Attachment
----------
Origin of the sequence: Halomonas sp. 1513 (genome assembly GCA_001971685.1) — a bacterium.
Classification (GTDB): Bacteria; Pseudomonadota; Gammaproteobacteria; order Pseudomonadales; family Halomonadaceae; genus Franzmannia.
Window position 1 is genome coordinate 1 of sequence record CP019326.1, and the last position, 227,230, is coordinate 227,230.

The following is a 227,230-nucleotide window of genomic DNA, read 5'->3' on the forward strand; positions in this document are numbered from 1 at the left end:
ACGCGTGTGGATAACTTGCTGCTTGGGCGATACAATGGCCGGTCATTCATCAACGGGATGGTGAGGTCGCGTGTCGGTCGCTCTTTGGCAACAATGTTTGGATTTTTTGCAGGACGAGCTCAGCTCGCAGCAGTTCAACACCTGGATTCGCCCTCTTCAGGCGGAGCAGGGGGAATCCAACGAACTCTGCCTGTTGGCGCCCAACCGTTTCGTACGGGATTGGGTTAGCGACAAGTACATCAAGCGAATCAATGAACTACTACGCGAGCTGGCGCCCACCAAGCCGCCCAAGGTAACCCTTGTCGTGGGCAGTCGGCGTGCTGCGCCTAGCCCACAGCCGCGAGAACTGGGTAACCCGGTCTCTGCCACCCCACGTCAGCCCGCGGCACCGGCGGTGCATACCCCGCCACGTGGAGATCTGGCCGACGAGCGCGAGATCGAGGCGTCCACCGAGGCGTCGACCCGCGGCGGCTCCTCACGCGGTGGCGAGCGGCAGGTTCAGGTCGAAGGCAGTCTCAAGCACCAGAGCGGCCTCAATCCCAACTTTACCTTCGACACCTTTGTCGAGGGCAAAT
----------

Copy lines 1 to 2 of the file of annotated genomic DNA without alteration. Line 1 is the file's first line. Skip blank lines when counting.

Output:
Origin of the sequence: Halomonas sp. 1513 (genome assembly GCA_001971685.1) — a bacterium.
Classification (GTDB): Bacteria; Pseudomonadota; Gammaproteobacteria; order Pseudomonadales; family Halomonadaceae; genus Franzmannia.